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Sundance Film Festival in Kenya

By | July 8th 2011

Film lovers have an opportunity to enjoy free films from around the world and interact with experienced film producers in a week-long festival, writes By Kiundu Waweru

The Afghan Star, and the Boy from New Zealand will Take the Last Train Home from Canada to Kenya, where A Small Act, from US began.

On board will be the Free Riders, also from US and the Son of Babylon, Iraq, who will pick Udaan in India creating a culturally diverse group.

The destination will be the Film Forward Festival, conveniently themed, Advancing Cultural Dialogue. The above italicized are all part of 10 international films that will be showing at the film festival from July 14 to 21 by the Sundance Institute in partnership with FilmAid International.

The films will be showing every day for the entire week at Goethe Institute, Alliance Francaise, Mathare and Kibera slums with workshops from visiting filmmakers at the Godowns Art Centre.

There will also be short films made by refugees from Kakuma and Dadaab refugee camps.

"We usually have our festival in June during the World Refugee Day," explains Victor Ombonya, FilmAid Kenya Program Director. But this year we pushed the festival to July to accommodate them."

Film Forward is an international cultural exchange program designed to enhance cross-cultural understanding, collaboration and dialogue around the globe by engaging audiences.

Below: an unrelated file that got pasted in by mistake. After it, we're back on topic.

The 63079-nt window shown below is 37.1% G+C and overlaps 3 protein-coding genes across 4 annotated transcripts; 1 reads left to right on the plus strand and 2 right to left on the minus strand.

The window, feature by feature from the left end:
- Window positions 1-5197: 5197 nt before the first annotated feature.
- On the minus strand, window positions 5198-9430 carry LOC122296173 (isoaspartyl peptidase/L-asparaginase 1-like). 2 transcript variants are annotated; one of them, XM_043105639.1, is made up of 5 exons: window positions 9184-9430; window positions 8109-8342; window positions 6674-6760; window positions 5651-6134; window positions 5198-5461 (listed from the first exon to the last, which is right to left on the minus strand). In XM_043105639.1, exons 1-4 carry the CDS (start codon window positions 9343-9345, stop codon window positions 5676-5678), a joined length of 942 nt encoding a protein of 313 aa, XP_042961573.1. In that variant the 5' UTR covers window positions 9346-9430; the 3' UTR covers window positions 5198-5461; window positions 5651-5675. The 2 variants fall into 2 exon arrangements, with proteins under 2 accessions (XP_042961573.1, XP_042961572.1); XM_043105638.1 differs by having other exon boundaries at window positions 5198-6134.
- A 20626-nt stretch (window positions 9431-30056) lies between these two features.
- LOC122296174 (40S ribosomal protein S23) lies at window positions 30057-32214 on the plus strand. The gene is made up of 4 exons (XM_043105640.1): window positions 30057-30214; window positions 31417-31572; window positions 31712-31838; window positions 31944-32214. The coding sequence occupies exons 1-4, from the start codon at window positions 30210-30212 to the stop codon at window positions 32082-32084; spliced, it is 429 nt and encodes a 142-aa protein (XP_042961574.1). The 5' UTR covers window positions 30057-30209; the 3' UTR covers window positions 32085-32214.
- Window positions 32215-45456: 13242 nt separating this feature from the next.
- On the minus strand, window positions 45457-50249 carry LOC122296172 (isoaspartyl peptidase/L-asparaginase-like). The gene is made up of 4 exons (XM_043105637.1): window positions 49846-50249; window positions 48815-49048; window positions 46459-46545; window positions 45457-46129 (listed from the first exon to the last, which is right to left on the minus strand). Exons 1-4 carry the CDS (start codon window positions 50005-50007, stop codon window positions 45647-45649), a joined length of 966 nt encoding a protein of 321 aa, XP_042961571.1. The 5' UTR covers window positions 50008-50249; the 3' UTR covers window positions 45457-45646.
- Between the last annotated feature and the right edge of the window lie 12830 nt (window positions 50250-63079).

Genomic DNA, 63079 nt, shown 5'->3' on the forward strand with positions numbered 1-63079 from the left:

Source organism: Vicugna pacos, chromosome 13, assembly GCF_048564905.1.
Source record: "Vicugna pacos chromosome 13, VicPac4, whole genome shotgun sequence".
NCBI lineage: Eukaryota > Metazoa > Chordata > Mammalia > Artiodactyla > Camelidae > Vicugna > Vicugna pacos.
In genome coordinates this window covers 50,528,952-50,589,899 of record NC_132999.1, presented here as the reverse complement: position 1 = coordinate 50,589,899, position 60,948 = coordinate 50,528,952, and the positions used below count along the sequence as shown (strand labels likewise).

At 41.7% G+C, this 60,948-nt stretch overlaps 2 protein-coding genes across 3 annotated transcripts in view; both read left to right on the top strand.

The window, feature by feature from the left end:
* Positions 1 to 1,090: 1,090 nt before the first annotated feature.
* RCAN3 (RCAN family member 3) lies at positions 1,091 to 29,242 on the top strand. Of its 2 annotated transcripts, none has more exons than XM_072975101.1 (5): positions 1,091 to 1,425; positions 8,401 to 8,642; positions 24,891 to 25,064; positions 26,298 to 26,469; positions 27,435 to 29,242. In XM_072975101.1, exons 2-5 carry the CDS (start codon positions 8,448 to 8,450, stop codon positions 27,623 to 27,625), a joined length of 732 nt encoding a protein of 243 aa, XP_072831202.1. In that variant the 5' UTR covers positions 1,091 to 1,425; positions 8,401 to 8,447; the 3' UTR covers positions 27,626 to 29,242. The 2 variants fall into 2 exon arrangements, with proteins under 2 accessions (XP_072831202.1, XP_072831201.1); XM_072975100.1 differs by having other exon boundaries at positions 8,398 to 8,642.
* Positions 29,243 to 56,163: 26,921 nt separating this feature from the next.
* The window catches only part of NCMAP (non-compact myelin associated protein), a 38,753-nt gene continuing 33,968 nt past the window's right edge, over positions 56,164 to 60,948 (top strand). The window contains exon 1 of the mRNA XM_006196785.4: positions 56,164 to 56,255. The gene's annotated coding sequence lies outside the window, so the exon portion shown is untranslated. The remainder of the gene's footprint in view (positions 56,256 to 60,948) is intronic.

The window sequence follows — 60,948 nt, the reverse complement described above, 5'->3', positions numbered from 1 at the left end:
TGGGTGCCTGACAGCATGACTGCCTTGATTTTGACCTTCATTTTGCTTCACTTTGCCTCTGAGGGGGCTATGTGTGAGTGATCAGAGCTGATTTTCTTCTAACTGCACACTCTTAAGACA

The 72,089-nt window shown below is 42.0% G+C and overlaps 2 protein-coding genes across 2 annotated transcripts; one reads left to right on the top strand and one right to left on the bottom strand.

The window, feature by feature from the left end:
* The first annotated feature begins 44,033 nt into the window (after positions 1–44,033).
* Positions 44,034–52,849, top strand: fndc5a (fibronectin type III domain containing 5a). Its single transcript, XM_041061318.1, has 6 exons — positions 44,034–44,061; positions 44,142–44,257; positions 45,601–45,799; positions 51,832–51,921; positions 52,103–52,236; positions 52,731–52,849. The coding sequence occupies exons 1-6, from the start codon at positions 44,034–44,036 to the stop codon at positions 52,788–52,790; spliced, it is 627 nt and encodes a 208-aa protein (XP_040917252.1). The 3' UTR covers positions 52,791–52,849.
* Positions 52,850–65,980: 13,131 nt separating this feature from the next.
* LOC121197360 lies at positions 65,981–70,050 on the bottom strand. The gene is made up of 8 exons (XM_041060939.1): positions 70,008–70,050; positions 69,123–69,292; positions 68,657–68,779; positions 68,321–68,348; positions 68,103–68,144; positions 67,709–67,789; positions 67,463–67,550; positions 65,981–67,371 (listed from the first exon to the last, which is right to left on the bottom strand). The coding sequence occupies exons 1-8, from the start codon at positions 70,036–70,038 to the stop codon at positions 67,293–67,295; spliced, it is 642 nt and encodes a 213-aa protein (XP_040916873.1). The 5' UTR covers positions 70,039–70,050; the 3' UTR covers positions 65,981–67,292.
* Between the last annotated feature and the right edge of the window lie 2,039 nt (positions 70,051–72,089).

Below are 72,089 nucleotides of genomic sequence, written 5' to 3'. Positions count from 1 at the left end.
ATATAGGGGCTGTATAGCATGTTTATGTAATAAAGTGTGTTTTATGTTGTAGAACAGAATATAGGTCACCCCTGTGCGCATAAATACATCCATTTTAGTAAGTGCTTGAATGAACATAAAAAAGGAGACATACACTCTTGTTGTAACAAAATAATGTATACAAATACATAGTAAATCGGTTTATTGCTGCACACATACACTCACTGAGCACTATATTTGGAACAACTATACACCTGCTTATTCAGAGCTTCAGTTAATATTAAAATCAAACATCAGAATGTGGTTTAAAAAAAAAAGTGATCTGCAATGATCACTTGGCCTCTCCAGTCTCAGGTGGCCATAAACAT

FilmAid International is a humanitarian organisation that uses the power of film to educate, entertain, and bring hope to refugees.

Reminiscent of watoto kaeni chini days of film screening, FilmAid uses large outdoor screens to present feature films with universal appeal that provide psychological relief to communities ravaged by war and displacement.

Victor says that Film Forward travels to 14 destinations around the world, screening a selection of five US films and five international films. Kenya is one of the destinations where filmmakers are presenting their work, engage in question and answer sessions and workshops. Coming to Kenya will be the director of A Small Act, Jennifer Arnold, and Taika Waititi, an indigenous filmmaker from New Zealand with his film Boy. Cajetan Boy, a local filmmaker will also be facilitating the workshops.

A Small Act tells the moving story of Chris Mburu, whose education was sponsored by a Swedish woman. After graduating from Harvard, he establishes an education fund.

In Boy, when an 11-year-old boy’s father returns home after many years away, the boy and his little brother must reconcile reality with the fantasy dad they created in their imagination.

Afghan Star made in Afghanistan and UK is directed by Havana Marking and is based on reality TV. After 30 years of war and Taliban rule, Pop Idol has come to television in Afghanistan. Millions are watching and voting for their favorite singer. This film follows the dramatic stories of four contestants as they risk their lives to sing.

Film Aid also conducts filmmaker training Participatory Video Program (PVP), targeting the youths. Joining the international films are the products of the PVP, including Past Midnight made by Sharif Mohammed Muhamud, 20, from Baidoa, Somali. Others from Kakuma Refugee Camp are Choice of My Life and Bale Bale Village, written by Batacane Jean Mecheal, 24, from DRC Congo.

There will be daytime free screening at the said venues followed by question and answer sessions with the filmmakers.

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